I picked this idea up on a sightseeing trip with my partner's driver, I realised he was telling people in Hindi "No, she's not a tourist, she's living here". While I don't have the language skills to tell anyone that when I'm on my own, behaving as if I'm not a tourist and telling myself that touts are only for people who are "more touristy than me" really has worked.

Even at Agra there were only a couple of touts that this didn't work with and these are the most persistent guys on the planet, so I can't imagine ever having to shout at anyone to make them go away!

As for shouting at people who are ripping you off, why get angry and shout? Unless they have actually knocked you over the head and stolen your wallet, you're the one who has agreed to the price of something.

If you think they're trying to rip you off, just walk away and give your custom to someone else, why get angry?
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#12 Dec 1st, 2008, 05:15
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wow got alot of replies. Thanks all ! i will do ignoramus approach and then employ a loud grrrhhhhh! whilst swiftly walking away this is were a bike would come in handy.
#13 Dec 1st, 2008, 05:46
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A little local language helps like Nai Chai yay. But, for my little one the touts so loved that they lined up in a row so he could go down the line telling each one his 2 words of Hindi. Strange sight, even for India.

Touts aren't that much of a problem, more like flies than anything worth getting upset about. As rightly said above by Peak, a confident uninterested demeanor sends most elsewhere..
#14 Dec 1st, 2008, 06:41
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#14
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Originally Posted by edwardseco View Post As rightly said above by Peak, a confident uninterested demeanor sends most elsewhere..
Absolutely, but westerners are culturally conditioned to respond politely, so this goes against the grain. I remember when students going to the US were given a little booklet of cultural tips by the US Embassy in Delhi. One of the tips was that if you looked at a woman, she might look back at you and smile (especially outside the big cities) but this does not mean anything. It's just cultural conditioning.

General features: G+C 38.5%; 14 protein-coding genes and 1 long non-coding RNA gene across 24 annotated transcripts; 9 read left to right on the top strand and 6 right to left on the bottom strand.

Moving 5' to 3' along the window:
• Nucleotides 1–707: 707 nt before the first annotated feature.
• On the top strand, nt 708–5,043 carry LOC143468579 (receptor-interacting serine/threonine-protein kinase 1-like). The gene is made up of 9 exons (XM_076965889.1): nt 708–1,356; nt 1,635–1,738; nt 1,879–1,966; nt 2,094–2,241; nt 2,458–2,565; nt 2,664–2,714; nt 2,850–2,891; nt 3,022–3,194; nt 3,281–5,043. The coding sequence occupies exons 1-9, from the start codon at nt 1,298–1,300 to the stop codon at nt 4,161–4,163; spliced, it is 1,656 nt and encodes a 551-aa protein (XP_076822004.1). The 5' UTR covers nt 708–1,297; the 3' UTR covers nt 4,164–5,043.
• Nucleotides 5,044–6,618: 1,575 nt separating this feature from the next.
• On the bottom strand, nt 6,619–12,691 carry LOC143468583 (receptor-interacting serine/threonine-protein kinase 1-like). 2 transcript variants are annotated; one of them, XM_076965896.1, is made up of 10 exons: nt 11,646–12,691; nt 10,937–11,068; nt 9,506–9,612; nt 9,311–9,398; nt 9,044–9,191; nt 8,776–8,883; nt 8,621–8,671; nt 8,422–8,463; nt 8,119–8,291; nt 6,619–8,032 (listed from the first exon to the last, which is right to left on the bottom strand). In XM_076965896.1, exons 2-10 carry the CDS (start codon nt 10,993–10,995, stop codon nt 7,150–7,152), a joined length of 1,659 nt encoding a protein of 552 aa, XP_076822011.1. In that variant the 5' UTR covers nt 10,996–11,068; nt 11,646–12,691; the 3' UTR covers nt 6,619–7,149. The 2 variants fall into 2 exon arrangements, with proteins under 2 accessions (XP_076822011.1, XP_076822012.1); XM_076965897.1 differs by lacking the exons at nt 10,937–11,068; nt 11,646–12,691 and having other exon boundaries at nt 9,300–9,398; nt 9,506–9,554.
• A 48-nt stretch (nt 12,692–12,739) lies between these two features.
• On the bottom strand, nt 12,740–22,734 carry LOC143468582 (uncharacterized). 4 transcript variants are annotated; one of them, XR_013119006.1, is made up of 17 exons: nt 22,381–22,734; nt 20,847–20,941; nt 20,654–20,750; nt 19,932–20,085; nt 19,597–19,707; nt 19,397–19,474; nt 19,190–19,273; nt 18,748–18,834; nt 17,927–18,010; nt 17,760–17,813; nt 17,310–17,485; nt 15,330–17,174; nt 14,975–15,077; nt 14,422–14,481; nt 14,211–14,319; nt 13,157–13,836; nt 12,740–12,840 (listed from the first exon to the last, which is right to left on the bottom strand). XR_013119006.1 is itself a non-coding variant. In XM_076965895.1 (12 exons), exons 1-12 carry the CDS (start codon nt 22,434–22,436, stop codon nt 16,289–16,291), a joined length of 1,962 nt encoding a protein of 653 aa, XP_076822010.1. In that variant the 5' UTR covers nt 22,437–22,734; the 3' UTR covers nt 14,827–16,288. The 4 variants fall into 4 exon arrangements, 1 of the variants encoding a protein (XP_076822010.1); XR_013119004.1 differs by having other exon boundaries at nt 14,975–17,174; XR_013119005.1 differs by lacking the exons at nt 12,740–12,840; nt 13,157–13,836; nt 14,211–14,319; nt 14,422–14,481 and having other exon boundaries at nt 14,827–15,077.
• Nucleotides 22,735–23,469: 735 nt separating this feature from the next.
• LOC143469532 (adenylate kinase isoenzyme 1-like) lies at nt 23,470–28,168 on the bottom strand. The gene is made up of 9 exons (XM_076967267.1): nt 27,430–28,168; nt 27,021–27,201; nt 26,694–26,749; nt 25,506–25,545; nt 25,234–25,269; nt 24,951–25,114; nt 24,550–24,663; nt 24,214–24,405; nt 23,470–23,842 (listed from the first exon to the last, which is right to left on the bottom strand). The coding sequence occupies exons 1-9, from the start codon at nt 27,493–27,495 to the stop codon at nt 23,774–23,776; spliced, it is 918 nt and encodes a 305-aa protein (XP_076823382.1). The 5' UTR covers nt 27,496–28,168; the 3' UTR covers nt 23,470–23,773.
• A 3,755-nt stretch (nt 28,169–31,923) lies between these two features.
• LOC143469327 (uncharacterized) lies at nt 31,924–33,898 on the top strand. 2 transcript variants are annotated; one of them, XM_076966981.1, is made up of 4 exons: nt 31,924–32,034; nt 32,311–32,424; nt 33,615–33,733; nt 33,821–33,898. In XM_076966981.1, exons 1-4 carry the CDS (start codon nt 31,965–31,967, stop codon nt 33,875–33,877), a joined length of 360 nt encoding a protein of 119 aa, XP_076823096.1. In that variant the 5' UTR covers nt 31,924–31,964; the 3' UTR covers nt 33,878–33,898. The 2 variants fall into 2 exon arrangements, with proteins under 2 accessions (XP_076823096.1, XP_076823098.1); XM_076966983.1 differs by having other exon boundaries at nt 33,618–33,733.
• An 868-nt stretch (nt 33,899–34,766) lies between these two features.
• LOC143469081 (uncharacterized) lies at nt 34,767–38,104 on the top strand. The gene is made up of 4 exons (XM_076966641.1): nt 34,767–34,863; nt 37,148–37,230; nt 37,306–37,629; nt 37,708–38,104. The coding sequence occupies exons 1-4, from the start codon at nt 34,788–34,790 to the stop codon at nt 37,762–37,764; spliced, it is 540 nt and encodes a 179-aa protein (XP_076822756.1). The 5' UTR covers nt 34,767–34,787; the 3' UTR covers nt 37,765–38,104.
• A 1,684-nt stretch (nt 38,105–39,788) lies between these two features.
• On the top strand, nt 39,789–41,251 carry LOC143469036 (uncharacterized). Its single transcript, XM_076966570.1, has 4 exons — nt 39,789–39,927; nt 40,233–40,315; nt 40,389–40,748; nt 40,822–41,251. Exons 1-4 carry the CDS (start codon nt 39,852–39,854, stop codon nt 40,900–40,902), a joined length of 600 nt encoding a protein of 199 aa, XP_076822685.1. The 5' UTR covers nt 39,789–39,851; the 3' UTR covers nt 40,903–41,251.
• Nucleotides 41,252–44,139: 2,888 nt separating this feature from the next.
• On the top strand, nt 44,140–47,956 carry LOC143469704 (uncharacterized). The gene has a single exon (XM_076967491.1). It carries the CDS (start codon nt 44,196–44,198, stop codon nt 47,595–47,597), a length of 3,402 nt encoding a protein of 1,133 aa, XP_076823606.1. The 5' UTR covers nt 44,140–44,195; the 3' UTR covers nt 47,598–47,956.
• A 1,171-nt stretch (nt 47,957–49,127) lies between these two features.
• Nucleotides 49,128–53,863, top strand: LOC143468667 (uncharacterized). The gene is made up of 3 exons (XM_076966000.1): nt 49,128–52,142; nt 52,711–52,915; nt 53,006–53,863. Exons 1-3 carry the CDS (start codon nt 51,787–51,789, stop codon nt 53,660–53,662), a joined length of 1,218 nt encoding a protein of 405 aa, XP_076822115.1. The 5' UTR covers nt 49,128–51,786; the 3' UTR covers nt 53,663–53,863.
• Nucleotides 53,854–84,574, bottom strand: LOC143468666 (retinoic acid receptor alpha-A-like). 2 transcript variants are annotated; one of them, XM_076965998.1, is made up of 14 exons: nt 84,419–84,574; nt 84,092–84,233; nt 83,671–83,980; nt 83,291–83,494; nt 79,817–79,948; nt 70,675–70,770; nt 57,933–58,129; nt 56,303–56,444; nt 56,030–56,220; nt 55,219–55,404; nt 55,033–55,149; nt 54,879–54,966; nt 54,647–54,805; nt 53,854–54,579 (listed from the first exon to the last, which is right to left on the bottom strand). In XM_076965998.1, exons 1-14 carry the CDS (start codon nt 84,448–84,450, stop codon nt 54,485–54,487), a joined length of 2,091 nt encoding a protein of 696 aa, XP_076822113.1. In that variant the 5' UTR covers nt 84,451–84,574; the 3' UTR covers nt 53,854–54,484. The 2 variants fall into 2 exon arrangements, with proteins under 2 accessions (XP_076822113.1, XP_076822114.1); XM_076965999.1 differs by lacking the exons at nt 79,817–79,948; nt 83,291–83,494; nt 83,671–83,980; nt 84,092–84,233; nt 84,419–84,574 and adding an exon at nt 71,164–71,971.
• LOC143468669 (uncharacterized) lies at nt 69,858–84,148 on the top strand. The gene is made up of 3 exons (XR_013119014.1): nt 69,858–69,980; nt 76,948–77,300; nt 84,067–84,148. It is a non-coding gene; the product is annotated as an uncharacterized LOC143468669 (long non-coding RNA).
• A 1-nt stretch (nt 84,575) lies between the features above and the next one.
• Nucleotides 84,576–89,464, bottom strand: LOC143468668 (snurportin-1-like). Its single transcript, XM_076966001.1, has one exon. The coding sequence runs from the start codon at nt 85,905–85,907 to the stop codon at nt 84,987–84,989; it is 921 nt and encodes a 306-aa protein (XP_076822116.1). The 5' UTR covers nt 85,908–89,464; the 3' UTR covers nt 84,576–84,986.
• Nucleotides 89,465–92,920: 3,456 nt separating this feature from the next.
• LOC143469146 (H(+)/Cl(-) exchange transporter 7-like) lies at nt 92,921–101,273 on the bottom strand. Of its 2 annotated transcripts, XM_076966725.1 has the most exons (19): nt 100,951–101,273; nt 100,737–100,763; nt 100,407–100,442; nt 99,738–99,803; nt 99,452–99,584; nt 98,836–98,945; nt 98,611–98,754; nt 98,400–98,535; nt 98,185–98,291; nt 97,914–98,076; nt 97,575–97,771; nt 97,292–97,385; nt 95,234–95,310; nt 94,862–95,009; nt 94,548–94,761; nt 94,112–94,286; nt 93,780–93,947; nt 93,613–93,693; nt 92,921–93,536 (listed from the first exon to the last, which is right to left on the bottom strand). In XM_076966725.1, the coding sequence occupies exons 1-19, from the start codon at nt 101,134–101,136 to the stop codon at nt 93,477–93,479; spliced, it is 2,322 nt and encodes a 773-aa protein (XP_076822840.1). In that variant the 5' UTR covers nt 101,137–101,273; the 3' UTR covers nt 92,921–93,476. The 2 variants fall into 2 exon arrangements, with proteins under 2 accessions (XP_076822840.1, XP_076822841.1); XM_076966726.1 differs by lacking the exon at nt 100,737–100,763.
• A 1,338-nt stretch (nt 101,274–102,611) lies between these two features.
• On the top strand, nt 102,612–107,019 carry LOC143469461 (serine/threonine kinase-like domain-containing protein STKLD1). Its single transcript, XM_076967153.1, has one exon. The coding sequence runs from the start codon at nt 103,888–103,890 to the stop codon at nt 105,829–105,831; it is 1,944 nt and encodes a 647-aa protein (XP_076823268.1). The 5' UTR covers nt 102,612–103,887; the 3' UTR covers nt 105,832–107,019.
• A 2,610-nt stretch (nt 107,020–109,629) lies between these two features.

As the original post implies, an angry reaction is easier for some westerners than no reaction at all, but self-control is required. Unless someone has physically assaulted you or something like that, anger is unacceptable and unproductive. No one can rip you off without your aquiescence; Indians by-and-large don't do theft or assault, they work through negotiation. Moreover, if you lose your temper, expect an amused crowd to gather to watch the entertainment.

Now of course spending too much time in India can give you bad habits for other countries. In Japan, visiting a temple, I was approached by two schoolboys who asked to accompany me to practice their English. Now this being affluent Japan, they were probably quite sincere, but I ignored them at first, then declared that I didn't speak English. They were astonished by this, and (when they understood) hurt. I felt bad. My reactions had been instinctive.
#15 Dec 1st, 2008, 08:13
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#15
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Originally Posted by RPG View Post Unless someone has physically assaulted you or something like that, anger is unacceptable and unproductive.
If an autorickshaw driver follows me through Connaught Place for 15 minutes, honking at me and hassling me to go on a tour of Delhi with him, when I've politely told him I'm not interested about 25 times, then I'm well within my rights to tell him to bugger off. It's quite productive, too.